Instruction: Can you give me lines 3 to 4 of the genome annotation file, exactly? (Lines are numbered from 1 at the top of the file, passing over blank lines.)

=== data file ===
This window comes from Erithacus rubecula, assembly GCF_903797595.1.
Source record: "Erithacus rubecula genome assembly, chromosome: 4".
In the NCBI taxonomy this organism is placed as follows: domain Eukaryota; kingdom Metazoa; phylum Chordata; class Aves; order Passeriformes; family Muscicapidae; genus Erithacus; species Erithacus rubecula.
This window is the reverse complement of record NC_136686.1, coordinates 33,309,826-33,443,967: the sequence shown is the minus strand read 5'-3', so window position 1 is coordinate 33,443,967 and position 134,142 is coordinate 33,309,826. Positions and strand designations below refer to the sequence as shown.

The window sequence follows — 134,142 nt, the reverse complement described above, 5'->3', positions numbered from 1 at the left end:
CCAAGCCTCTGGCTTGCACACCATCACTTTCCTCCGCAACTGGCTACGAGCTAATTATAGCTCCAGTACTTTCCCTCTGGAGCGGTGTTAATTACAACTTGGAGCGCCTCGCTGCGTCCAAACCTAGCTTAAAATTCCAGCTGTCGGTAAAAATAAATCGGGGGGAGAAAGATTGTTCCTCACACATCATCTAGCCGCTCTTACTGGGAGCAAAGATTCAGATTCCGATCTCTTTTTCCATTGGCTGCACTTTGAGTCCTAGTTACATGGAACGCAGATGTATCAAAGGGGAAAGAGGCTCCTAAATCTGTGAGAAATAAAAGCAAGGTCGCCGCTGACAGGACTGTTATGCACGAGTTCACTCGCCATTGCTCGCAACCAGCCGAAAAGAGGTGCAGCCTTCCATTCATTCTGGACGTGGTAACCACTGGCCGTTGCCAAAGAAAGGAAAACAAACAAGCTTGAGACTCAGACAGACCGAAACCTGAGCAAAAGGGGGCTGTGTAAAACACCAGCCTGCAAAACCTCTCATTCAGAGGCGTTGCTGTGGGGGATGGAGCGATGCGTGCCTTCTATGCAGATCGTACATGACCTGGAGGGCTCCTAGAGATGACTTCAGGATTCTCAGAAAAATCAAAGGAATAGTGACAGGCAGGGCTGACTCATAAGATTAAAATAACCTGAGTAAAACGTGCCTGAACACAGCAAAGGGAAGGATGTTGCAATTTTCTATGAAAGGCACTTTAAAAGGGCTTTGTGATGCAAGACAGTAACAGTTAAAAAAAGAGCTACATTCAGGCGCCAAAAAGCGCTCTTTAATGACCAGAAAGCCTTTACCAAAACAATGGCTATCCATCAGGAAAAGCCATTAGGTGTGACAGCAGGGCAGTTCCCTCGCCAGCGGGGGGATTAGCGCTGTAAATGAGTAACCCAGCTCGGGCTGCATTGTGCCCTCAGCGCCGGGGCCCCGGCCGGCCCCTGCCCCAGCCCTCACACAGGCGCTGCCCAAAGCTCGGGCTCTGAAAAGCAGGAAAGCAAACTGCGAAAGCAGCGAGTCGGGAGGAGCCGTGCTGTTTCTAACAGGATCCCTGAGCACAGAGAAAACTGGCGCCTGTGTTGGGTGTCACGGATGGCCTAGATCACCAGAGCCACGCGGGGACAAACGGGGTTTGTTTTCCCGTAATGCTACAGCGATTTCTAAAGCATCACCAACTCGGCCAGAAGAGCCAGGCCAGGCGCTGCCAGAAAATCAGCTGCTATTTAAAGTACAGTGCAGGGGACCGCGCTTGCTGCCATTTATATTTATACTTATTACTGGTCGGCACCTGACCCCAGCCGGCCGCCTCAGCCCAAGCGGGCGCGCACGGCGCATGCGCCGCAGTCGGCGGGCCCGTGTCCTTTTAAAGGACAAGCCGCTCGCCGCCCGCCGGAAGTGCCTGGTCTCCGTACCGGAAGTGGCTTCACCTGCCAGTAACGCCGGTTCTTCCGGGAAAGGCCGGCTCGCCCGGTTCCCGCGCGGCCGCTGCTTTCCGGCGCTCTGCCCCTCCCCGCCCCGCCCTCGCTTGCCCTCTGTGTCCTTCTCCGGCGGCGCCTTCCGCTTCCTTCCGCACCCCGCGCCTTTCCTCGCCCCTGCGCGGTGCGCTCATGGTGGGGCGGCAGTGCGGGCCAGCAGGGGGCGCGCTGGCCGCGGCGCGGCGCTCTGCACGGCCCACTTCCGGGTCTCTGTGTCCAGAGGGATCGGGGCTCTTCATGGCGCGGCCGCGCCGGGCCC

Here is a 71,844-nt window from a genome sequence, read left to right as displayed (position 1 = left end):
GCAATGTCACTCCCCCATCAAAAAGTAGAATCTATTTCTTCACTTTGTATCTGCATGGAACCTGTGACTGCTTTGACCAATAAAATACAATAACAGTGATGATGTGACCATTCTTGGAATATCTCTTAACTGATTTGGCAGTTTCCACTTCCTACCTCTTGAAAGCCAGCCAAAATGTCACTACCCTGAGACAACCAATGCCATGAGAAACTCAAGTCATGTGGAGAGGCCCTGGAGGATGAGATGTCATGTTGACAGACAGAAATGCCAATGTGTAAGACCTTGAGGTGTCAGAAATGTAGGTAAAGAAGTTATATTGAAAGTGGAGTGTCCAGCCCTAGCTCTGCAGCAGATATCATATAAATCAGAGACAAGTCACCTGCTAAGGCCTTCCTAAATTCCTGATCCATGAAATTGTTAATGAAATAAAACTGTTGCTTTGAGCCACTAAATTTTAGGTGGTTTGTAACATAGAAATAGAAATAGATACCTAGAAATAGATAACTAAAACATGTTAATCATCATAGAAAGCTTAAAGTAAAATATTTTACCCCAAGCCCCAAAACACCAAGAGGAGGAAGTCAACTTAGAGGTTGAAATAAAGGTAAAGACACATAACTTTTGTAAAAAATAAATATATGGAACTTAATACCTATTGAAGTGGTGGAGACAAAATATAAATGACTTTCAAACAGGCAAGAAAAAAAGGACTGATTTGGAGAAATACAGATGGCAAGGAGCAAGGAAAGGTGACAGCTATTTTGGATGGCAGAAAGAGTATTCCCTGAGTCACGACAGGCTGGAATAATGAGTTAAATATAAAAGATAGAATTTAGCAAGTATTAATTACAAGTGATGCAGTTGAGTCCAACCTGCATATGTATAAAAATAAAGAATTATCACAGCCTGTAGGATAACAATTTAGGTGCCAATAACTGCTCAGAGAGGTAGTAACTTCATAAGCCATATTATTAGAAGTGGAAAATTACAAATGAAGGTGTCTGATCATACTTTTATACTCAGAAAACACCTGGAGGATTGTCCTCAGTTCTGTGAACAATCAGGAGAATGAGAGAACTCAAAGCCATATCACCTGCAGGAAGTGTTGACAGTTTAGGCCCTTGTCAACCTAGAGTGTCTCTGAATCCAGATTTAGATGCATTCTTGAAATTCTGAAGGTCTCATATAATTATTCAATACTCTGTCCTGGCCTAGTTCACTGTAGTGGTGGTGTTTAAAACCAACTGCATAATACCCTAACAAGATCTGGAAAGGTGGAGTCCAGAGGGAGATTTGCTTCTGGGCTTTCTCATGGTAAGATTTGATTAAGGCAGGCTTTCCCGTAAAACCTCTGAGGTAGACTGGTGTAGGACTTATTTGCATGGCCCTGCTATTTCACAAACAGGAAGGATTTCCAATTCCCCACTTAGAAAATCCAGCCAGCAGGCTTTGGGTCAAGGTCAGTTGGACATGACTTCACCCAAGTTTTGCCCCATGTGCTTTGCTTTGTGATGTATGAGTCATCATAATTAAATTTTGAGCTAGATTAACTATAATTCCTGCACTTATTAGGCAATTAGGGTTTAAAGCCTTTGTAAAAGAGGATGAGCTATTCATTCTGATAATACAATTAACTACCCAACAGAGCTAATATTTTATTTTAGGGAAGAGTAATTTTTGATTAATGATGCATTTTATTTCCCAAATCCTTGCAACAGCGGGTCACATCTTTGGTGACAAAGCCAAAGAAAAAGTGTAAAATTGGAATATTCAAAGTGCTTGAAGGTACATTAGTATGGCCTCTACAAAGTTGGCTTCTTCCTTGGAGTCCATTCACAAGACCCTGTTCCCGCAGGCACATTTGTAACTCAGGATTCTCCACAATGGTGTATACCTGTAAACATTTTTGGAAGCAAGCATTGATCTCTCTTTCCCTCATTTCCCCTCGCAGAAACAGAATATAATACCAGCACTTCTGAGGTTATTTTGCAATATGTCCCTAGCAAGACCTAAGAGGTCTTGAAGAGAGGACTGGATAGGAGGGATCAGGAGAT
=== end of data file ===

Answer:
In the NCBI taxonomy this organism is placed as follows: domain Eukaryota; kingdom Metazoa; phylum Chordata; class Aves; order Passeriformes; family Muscicapidae; genus Erithacus; species Erithacus rubecula.
This window is the reverse complement of record NC_136686.1, coordinates 33,309,826-33,443,967: the sequence shown is the minus strand read 5'-3', so window position 1 is coordinate 33,443,967 and position 134,142 is coordinate 33,309,826. Positions and strand designations below refer to the sequence as shown.